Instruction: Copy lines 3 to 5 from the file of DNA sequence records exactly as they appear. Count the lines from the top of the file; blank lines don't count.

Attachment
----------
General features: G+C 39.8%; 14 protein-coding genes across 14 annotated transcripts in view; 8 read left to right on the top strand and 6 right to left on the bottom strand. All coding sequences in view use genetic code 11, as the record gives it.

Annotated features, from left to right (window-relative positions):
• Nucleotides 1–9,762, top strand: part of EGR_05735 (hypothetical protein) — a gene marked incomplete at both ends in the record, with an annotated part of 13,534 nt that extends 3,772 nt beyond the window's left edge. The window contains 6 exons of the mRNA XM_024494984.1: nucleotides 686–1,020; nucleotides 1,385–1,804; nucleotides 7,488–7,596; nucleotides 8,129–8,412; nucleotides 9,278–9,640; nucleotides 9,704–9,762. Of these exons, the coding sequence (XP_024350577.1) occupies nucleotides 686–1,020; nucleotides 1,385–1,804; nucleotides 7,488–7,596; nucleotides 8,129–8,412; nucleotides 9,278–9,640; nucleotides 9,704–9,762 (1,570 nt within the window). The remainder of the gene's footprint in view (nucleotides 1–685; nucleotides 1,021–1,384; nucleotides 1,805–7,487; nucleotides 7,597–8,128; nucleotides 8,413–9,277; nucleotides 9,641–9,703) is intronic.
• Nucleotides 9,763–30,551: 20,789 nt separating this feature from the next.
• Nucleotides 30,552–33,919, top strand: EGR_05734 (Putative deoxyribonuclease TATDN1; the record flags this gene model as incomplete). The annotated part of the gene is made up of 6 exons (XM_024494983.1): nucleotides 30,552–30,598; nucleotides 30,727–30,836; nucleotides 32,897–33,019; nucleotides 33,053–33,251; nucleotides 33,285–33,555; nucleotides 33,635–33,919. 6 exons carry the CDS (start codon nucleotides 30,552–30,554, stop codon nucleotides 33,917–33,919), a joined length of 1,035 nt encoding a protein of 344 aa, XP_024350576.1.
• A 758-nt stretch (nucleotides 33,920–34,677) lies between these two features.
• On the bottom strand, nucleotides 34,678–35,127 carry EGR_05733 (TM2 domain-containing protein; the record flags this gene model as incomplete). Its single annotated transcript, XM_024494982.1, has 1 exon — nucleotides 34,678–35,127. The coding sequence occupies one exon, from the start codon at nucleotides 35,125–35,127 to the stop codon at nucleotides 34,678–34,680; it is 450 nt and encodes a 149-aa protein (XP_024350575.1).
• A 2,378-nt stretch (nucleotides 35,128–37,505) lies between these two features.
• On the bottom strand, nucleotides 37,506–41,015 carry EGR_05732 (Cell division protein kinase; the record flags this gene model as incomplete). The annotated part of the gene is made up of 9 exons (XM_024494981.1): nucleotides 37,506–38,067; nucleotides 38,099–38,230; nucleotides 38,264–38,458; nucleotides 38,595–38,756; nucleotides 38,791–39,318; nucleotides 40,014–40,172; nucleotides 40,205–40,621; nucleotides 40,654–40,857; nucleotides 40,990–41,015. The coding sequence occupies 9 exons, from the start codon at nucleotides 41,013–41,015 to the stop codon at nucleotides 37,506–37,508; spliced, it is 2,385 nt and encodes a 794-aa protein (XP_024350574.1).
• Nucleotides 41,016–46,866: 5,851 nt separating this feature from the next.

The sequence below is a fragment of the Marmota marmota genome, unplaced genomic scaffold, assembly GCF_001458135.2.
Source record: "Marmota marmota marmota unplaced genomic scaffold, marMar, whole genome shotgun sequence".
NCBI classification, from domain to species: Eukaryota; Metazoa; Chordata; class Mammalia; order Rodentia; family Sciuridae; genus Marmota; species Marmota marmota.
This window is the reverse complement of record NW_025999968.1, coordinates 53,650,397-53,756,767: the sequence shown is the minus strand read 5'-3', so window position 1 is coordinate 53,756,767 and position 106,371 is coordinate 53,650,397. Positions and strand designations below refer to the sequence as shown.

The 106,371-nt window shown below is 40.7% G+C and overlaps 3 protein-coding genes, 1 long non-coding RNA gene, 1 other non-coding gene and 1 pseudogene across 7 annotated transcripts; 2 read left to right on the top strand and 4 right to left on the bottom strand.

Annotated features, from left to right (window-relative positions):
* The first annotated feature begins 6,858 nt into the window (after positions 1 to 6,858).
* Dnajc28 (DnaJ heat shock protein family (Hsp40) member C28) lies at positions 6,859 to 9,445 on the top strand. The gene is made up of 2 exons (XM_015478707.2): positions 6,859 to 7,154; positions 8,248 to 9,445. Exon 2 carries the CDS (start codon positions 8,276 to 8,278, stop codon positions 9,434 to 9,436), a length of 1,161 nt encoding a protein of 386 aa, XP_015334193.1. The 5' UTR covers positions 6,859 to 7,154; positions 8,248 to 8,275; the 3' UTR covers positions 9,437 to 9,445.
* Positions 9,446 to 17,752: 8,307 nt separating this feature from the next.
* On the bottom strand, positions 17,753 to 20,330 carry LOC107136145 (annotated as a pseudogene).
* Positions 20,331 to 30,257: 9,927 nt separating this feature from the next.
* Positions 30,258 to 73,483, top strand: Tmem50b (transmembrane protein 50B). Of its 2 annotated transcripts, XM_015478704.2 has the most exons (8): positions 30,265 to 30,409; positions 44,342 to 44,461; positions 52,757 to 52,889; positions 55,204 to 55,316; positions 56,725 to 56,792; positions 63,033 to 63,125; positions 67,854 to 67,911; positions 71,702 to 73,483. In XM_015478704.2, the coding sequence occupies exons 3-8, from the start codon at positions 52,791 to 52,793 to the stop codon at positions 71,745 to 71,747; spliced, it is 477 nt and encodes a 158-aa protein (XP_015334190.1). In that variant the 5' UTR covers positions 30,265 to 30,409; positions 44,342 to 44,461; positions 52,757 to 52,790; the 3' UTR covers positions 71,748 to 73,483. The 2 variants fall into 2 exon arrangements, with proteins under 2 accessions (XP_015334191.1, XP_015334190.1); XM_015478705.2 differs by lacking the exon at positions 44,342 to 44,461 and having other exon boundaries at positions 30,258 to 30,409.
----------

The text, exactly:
• Nucleotides 1–9,762, top strand: part of EGR_05735 (hypothetical protein) — a gene marked incomplete at both ends in the record, with an annotated part of 13,534 nt that extends 3,772 nt beyond the window's left edge. The window contains 6 exons of the mRNA XM_024494984.1: nucleotides 686–1,020; nucleotides 1,385–1,804; nucleotides 7,488–7,596; nucleotides 8,129–8,412; nucleotides 9,278–9,640; nucleotides 9,704–9,762. Of these exons, the coding sequence (XP_024350577.1) occupies nucleotides 686–1,020; nucleotides 1,385–1,804; nucleotides 7,488–7,596; nucleotides 8,129–8,412; nucleotides 9,278–9,640; nucleotides 9,704–9,762 (1,570 nt within the window). The remainder of the gene's footprint in view (nucleotides 1–685; nucleotides 1,021–1,384; nucleotides 1,805–7,487; nucleotides 7,597–8,128; nucleotides 8,413–9,277; nucleotides 9,641–9,703) is intronic.
• Nucleotides 9,763–30,551: 20,789 nt separating this feature from the next.
• Nucleotides 30,552–33,919, top strand: EGR_05734 (Putative deoxyribonuclease TATDN1; the record flags this gene model as incomplete). The annotated part of the gene is made up of 6 exons (XM_024494983.1): nucleotides 30,552–30,598; nucleotides 30,727–30,836; nucleotides 32,897–33,019; nucleotides 33,053–33,251; nucleotides 33,285–33,555; nucleotides 33,635–33,919. 6 exons carry the CDS (start codon nucleotides 30,552–30,554, stop codon nucleotides 33,917–33,919), a joined length of 1,035 nt encoding a protein of 344 aa, XP_024350576.1.